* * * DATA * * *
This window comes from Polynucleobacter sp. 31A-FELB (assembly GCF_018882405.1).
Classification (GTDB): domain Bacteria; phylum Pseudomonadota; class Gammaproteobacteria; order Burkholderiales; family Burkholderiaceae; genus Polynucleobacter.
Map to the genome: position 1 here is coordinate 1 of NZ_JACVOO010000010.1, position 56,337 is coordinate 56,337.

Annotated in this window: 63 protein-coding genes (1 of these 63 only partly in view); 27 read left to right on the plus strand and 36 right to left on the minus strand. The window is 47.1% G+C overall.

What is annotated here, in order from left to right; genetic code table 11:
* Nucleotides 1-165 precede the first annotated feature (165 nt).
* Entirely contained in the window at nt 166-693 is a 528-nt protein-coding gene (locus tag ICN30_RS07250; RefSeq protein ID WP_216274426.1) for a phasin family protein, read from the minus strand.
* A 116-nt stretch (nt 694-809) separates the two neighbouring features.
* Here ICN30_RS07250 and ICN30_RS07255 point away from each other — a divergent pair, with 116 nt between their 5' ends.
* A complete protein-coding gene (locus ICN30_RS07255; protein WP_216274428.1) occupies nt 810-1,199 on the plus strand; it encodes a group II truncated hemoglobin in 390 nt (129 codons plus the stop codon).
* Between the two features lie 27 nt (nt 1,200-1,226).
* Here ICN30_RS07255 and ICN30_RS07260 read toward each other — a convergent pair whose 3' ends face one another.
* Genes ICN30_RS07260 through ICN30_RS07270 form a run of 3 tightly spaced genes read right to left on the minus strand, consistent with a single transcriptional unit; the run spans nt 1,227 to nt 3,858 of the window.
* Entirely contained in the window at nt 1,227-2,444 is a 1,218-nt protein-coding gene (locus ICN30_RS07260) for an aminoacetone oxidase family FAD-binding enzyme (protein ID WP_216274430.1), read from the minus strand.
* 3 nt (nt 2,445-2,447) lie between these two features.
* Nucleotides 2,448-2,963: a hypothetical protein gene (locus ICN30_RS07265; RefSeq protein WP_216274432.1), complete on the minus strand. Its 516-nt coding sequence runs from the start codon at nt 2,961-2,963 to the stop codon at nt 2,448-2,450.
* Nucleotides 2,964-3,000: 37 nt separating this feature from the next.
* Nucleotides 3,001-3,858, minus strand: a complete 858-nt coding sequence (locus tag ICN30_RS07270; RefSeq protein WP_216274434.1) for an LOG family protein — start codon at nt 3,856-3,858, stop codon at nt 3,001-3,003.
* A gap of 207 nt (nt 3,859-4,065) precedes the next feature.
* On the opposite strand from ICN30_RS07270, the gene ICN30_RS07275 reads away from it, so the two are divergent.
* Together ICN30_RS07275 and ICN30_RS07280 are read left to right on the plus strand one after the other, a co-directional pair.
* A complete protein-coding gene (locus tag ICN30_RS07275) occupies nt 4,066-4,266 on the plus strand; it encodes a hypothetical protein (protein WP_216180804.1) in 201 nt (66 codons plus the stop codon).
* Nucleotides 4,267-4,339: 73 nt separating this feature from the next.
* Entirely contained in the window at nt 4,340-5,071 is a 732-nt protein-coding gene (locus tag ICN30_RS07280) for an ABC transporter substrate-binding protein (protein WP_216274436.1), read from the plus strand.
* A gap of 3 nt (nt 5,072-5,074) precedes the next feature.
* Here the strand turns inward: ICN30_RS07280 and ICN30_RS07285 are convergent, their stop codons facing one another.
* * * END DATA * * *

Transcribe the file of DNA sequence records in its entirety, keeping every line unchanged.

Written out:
This window comes from Polynucleobacter sp. 31A-FELB (assembly GCF_018882405.1).
Classification (GTDB): domain Bacteria; phylum Pseudomonadota; class Gammaproteobacteria; order Burkholderiales; family Burkholderiaceae; genus Polynucleobacter.
Map to the genome: position 1 here is coordinate 1 of NZ_JACVOO010000010.1, position 56,337 is coordinate 56,337.

Annotated in this window: 63 protein-coding genes (1 of these 63 only partly in view); 27 read left to right on the plus strand and 36 right to left on the minus strand. The window is 47.1% G+C overall.

What is annotated here, in order from left to right; genetic code table 11:
* Nucleotides 1-165 precede the first annotated feature (165 nt).
* Entirely contained in the window at nt 166-693 is a 528-nt protein-coding gene (locus tag ICN30_RS07250; RefSeq protein ID WP_216274426.1) for a phasin family protein, read from the minus strand.
* A 116-nt stretch (nt 694-809) separates the two neighbouring features.
* Here ICN30_RS07250 and ICN30_RS07255 point away from each other — a divergent pair, with 116 nt between their 5' ends.
* A complete protein-coding gene (locus ICN30_RS07255; protein WP_216274428.1) occupies nt 810-1,199 on the plus strand; it encodes a group II truncated hemoglobin in 390 nt (129 codons plus the stop codon).
* Between the two features lie 27 nt (nt 1,200-1,226).
* Here ICN30_RS07255 and ICN30_RS07260 read toward each other — a convergent pair whose 3' ends face one another.
* Genes ICN30_RS07260 through ICN30_RS07270 form a run of 3 tightly spaced genes read right to left on the minus strand, consistent with a single transcriptional unit; the run spans nt 1,227 to nt 3,858 of the window.
* Entirely contained in the window at nt 1,227-2,444 is a 1,218-nt protein-coding gene (locus ICN30_RS07260) for an aminoacetone oxidase family FAD-binding enzyme (protein ID WP_216274430.1), read from the minus strand.
* 3 nt (nt 2,445-2,447) lie between these two features.
* Nucleotides 2,448-2,963: a hypothetical protein gene (locus ICN30_RS07265; RefSeq protein WP_216274432.1), complete on the minus strand. Its 516-nt coding sequence runs from the start codon at nt 2,961-2,963 to the stop codon at nt 2,448-2,450.
* Nucleotides 2,964-3,000: 37 nt separating this feature from the next.
* Nucleotides 3,001-3,858, minus strand: a complete 858-nt coding sequence (locus tag ICN30_RS07270; RefSeq protein WP_216274434.1) for an LOG family protein — start codon at nt 3,856-3,858, stop codon at nt 3,001-3,003.
* A gap of 207 nt (nt 3,859-4,065) precedes the next feature.
* On the opposite strand from ICN30_RS07270, the gene ICN30_RS07275 reads away from it, so the two are divergent.
* Together ICN30_RS07275 and ICN30_RS07280 are read left to right on the plus strand one after the other, a co-directional pair.
* A complete protein-coding gene (locus tag ICN30_RS07275) occupies nt 4,066-4,266 on the plus strand; it encodes a hypothetical protein (protein WP_216180804.1) in 201 nt (66 codons plus the stop codon).
* Nucleotides 4,267-4,339: 73 nt separating this feature from the next.
* Entirely contained in the window at nt 4,340-5,071 is a 732-nt protein-coding gene (locus tag ICN30_RS07280) for an ABC transporter substrate-binding protein (protein WP_216274436.1), read from the plus strand.
* A gap of 3 nt (nt 5,072-5,074) precedes the next feature.
* Here the strand turns inward: ICN30_RS07280 and ICN30_RS07285 are convergent, their stop codons facing one another.